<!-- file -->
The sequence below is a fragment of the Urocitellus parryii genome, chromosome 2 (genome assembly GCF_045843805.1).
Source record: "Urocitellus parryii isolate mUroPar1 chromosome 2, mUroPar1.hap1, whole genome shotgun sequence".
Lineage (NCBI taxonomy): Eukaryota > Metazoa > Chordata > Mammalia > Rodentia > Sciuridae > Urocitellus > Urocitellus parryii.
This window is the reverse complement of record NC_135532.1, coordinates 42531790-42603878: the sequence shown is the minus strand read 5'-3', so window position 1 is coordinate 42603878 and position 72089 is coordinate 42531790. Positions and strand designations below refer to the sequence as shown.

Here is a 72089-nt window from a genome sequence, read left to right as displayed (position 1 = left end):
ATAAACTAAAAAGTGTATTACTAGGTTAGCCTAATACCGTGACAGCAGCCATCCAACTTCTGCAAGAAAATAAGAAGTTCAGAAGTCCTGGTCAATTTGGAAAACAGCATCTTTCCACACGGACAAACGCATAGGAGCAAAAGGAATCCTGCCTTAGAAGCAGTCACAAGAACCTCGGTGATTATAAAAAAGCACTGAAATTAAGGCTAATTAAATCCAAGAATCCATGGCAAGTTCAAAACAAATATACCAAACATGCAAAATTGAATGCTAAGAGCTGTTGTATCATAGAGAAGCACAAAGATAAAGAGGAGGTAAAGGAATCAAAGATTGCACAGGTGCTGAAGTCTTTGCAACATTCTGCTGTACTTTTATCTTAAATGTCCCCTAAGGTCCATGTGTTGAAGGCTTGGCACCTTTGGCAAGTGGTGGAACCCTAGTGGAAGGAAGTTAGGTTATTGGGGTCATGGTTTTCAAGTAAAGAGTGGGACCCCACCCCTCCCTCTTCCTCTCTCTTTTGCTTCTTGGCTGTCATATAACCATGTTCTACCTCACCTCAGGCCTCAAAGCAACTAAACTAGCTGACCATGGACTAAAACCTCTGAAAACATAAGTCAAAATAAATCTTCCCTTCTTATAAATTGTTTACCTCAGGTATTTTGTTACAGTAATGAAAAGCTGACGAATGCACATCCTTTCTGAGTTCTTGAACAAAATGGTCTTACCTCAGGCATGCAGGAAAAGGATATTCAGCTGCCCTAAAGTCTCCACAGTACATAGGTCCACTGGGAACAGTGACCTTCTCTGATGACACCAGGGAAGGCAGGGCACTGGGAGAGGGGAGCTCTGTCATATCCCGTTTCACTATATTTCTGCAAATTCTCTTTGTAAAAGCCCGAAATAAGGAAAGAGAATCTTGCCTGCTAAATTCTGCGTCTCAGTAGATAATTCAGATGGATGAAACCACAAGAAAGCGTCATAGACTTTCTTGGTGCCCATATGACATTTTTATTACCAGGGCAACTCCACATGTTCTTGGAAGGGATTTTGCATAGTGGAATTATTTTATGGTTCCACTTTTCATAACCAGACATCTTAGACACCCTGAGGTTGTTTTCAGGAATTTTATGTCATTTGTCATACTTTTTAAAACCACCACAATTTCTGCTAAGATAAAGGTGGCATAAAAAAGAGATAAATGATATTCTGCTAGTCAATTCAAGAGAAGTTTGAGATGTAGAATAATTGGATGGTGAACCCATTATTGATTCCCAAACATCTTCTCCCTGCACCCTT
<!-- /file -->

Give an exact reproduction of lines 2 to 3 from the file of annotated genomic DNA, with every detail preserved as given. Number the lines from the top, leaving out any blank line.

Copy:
Source record: "Urocitellus parryii isolate mUroPar1 chromosome 2, mUroPar1.hap1, whole genome shotgun sequence".
Lineage (NCBI taxonomy): Eukaryota > Metazoa > Chordata > Mammalia > Rodentia > Sciuridae > Urocitellus > Urocitellus parryii.